Can The Military Try Civilians? Court-Martial Jurisdiction After
United States v. Ali
*CLE*

September 12, 2012
12:00 PM - 1:30 PM
American University Washington College of Law
4801 Massachusetts Avenue, NW, Washington, DC, 20016
Room 603

 

 

On July 18, the highest court in the U.S. military justice system—the circuit-level Article I Court of Appeals for the Armed Forces (“CAAF”)—issued the most significant ruling on the scope of U.S. military jurisdiction in the past 25 years. In its unanimous decision in United States v. Ali, 71 M.J. 256 (2012), CAAF upheld a 2006 amendment to the federal military code that authorizes the trial by court-martial of “persons serving with or accompanying an armed force in the field,” including civilian contractors, during most overseas (and some domestic) military deployments. In so holding, CAAF distinguished a long line of Supreme Court decisions rejecting military jurisdiction over civilians both because the defendant in this case is a non-citizen and because his offense took place during a “contingency operation.” This panel of experts—including the opposing counsel before CAAF in Ali—will debate the merits of the court’s decision and seek to assess its potentially significant implications going forward with regard to contractor liability, the future of military jurisdiction in general, and the power of the military over civilians in particular.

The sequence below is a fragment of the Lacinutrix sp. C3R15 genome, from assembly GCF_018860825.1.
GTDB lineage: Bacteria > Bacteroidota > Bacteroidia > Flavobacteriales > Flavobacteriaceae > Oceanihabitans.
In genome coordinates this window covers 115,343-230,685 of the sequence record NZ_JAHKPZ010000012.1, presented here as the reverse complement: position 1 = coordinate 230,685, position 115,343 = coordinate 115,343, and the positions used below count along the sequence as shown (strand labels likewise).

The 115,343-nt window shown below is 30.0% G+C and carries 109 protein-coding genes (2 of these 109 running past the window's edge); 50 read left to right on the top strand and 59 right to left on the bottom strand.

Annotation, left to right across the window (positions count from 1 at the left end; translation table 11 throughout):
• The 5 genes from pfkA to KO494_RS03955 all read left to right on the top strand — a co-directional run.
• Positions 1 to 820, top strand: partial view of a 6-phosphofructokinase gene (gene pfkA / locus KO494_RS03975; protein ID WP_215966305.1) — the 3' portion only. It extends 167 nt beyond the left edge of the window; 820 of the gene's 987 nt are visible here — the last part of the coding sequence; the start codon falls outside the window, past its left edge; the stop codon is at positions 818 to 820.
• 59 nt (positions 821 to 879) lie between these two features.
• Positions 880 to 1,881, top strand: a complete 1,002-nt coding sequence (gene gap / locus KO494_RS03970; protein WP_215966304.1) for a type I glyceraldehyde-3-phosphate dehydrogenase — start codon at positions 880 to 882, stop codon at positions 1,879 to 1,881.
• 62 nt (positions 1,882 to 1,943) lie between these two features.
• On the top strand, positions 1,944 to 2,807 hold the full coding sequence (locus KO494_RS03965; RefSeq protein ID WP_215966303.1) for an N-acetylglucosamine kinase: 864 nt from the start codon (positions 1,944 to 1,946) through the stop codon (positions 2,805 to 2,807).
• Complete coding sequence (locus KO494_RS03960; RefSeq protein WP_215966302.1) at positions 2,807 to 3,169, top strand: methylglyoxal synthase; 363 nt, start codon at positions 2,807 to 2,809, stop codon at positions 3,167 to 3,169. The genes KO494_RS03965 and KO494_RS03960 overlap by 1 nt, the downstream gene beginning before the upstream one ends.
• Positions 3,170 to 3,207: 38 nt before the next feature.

PROGRAM FLYER

 

WCL Alumni, AU & WCL Students, Faculty & Staff – no charge
General Public - No Charge
(registration is required)



CLE Accreditation - $ 55.00
(1 credit hour) will be applied for as requested to different states.


For further information, please contact:
Office of Special Events & Continuing Legal Education
American University Washington College of Law
Phone: 202.274.4075; Fax: 202.274.4079; or secle@wcl.american.edu

 

 

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